Cultivating a Learning Disposition in Students: Fellow Noah Rachlin Explains Why and How

 In Blog, Connected Learning, Featured, Learning Disposition

On Friday, April 3, 2015, more than 30 community members gathered in Pearson C to engage in discussion with Noah Rachlin, Instructor of History and Social Science and 2014–15 Tang Institute Fellow, about his project, “‘I Can’t Do that Yet’: Cultivating a Learning Disposition.” His project focuses on helping students to develop a learning disposition so that they are equipped with the mindset, motivation, and strategies needed to overcome the inevitable challenge and struggle of learning both in and out of the classroom. Rachlin was the first fellow to lead a session for the spring Tang Institute Lunch & Discussion series, which offers a regular forum for conversation and idea sharing on a range of creative efforts to advance innovative teaching and learning efforts at PA and throughout education.

Photo Credit: Noah Rachlin

Rachlin uses this model to convey learning disposition.

Informed by research in the field, Rachlin’s work, which he designed and began to roll out during this academic year, includes a series of three, seven-week sessions for small groups of Andover students to delve into various, interrelated concepts, including mindset, motivation, deliberate practice, focus, and attention. Through individual discussions and by reading a variety of literature on these concepts, students gain a more nuanced understanding of how to turn ideas into practices in their daily lives and how to customize activities that can help them to to meet their academic and personal goals. Following the sessions, Rachlin gathers feedback and insight by asking participating students to fill out a concluding survey. Student responses clearly highlight a number of opportunities associated with this approach to learning.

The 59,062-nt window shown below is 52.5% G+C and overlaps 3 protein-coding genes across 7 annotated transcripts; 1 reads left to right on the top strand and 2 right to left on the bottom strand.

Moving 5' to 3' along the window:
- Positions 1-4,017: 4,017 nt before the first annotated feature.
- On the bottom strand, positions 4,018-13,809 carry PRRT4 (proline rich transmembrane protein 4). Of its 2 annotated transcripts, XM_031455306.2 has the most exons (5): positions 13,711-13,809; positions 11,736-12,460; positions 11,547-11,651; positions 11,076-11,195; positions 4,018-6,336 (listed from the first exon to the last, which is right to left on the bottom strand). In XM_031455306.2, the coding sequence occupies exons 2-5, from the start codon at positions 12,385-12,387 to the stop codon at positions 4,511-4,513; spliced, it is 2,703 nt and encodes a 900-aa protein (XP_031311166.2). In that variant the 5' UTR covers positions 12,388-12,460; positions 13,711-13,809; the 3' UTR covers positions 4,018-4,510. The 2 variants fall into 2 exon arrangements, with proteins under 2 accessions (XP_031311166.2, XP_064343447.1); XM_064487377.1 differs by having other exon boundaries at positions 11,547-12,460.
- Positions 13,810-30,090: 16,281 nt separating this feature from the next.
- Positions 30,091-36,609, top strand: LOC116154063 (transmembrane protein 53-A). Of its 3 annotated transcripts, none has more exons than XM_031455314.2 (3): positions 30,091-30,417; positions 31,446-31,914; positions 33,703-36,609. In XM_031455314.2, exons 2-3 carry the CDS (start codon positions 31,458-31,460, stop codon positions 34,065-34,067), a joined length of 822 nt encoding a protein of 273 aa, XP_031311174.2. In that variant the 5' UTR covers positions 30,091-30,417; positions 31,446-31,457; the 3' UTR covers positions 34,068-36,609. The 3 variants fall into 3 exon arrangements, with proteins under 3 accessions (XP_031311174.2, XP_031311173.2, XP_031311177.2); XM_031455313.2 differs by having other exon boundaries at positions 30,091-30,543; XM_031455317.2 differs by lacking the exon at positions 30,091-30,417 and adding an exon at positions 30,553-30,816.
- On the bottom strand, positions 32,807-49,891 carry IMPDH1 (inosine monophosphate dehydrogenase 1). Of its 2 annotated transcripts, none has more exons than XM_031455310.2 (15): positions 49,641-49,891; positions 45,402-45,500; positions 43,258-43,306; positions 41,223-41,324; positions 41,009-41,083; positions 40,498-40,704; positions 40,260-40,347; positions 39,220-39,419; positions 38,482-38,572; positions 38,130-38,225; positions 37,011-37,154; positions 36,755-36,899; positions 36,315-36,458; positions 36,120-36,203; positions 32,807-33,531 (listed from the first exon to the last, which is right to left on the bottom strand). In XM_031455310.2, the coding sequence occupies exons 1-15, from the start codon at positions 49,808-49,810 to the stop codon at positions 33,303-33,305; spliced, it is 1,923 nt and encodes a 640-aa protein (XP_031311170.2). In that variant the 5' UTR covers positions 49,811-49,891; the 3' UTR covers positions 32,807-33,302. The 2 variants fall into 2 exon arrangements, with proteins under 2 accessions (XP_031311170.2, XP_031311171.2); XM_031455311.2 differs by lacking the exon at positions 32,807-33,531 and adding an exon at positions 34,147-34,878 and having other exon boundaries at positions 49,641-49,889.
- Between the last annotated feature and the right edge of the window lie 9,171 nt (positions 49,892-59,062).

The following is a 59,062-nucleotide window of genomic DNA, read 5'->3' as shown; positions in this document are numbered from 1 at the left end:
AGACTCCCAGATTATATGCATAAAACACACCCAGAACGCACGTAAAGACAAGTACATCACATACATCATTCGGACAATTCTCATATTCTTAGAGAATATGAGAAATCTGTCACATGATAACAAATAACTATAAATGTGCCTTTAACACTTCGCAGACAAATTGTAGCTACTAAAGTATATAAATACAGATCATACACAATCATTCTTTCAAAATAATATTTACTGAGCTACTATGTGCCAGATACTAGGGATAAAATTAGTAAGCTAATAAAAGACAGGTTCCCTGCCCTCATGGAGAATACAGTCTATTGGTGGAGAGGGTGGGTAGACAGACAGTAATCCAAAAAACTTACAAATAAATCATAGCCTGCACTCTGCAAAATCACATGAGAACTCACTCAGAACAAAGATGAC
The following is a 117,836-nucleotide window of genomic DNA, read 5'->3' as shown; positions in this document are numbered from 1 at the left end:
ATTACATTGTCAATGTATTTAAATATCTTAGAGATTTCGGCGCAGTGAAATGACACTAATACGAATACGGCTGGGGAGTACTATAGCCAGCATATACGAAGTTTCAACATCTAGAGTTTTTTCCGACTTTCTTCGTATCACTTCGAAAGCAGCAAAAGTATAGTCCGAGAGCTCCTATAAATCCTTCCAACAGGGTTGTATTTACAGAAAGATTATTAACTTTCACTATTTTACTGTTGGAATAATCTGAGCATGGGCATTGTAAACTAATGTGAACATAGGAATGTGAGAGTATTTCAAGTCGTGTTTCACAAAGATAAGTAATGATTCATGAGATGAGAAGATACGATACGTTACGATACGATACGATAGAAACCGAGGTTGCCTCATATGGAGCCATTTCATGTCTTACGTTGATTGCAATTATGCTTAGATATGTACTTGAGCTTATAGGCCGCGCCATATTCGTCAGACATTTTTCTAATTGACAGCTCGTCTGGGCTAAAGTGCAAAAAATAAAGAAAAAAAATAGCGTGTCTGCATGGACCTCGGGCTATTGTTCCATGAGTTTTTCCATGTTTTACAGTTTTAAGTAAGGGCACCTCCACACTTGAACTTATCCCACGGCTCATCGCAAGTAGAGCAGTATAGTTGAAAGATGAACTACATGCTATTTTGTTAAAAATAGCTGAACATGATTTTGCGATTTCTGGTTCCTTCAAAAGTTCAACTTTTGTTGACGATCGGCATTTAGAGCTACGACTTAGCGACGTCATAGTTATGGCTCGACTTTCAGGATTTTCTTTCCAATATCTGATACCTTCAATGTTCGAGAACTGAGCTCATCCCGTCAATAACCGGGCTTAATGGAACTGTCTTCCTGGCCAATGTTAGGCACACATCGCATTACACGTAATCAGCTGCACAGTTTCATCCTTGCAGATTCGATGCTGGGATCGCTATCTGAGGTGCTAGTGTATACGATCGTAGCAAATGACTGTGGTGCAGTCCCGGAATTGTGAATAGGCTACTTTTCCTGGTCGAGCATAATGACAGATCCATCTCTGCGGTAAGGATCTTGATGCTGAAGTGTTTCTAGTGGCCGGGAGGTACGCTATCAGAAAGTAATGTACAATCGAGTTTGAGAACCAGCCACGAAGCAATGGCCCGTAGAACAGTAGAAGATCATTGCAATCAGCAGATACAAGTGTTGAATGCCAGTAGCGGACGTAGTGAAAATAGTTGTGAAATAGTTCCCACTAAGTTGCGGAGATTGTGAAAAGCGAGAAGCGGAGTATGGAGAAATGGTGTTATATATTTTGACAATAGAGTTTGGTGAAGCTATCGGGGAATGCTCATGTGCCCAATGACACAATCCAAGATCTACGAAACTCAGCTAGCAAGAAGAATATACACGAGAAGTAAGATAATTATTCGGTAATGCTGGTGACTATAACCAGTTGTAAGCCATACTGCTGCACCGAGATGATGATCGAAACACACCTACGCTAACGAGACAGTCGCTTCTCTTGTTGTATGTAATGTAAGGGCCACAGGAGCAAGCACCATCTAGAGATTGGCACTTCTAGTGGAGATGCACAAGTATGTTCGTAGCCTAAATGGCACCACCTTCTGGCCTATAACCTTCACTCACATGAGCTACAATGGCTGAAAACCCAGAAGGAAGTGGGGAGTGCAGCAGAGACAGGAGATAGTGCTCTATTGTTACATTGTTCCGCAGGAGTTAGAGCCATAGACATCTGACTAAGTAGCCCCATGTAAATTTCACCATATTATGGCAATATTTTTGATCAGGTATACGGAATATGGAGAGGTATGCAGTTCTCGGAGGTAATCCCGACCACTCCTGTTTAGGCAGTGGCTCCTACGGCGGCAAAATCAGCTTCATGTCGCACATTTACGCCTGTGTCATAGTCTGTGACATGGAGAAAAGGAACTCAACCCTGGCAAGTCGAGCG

One student commented, for example, that a reduced focus on grades actually helped to increase the student’s academic performance overall:

“I spent less time worrying about grades and college and performance and spent more time on the material, which actually ended up helping the aforementioned aspects of my Andover career that I had been worrying about,” the student said.

It’s Not Just What We Say, But What We Do that Matters

In his talk, Rachlin shared specific classroom-based strategies that he has employed in his own courses. These include the practice of providing a weekly essay option throughout the marking period in order to allow students to write on a topic that they are naturally interested in as a way to cultivate greater intrinsic motivation in their written work.

“In my United States history class, for example, rather than selecting specific dates in a term for an essay, I present at least one prompt every week,” said Rachlin. “This has the twin benefit of being popular with my students and better for me as the teacher. Students regularly cite the flexibility of this system as one of the things they most appreciate about the assessments in the class, and I now have a much more manageable, albeit more consistent, workload with regard to grading.”

Rachlin also responded to a number of analytical questions from the audience, including: How do we emphasize effort and process and not just output? How do we best capture the entire learning journey of a student? Rachlin weighed in to share some best practices and a range of ideas.